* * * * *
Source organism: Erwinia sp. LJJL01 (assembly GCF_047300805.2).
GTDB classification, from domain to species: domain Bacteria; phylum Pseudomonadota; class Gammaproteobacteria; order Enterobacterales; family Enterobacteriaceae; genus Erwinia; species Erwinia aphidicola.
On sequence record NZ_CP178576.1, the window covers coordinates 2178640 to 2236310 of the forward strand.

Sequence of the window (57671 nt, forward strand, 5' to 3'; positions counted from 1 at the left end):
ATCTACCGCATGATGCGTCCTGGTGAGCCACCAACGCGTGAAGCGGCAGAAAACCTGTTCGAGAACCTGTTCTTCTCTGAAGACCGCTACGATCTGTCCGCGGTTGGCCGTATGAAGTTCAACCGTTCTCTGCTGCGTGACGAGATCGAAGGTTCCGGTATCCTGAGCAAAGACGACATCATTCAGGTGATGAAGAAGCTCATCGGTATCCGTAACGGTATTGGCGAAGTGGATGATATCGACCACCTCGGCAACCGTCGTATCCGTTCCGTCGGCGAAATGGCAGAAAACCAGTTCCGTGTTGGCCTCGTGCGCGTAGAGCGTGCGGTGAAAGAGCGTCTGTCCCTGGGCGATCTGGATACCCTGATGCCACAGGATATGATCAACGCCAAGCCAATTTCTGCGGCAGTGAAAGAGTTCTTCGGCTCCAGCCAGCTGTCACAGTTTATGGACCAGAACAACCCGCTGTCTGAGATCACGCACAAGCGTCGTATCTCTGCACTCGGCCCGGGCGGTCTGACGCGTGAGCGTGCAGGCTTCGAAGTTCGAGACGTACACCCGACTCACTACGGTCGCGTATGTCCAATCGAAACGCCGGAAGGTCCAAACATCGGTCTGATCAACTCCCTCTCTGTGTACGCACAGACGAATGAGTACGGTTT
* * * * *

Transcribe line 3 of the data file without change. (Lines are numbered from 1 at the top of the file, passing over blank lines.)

On sequence record NZ_CP178576.1, the window covers coordinates 2178640 to 2236310 of the forward strand.